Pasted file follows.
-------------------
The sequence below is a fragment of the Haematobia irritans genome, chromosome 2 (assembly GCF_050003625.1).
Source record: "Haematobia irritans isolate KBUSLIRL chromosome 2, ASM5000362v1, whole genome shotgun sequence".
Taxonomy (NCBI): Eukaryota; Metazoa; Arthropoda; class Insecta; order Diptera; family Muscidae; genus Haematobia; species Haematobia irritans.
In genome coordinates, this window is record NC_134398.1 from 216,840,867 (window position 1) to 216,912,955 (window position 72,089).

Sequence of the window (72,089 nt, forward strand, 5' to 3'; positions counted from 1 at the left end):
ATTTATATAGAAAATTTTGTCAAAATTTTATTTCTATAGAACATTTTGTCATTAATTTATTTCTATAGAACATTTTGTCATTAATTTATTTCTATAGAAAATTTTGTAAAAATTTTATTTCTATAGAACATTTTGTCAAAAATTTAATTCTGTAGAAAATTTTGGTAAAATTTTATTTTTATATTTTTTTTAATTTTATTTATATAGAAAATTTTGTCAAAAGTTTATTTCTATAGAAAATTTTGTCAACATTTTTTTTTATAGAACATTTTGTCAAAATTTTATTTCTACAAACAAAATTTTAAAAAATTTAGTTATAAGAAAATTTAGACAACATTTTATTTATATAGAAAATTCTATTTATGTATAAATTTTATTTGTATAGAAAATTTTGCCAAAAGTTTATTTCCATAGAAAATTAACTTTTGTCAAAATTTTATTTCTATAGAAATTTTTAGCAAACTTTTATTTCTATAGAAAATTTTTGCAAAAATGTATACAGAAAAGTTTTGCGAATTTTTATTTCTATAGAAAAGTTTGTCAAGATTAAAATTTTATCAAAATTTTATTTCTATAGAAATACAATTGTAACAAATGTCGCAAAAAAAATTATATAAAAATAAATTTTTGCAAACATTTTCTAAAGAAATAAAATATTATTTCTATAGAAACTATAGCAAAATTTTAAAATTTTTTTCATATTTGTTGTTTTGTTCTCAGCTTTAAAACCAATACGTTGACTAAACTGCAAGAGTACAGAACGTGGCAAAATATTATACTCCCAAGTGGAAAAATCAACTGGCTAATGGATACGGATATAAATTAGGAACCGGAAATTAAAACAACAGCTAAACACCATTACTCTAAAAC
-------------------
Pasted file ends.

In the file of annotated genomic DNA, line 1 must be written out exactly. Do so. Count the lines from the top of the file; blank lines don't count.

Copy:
The sequence below is a fragment of the Haematobia irritans genome, chromosome 2 (assembly GCF_050003625.1).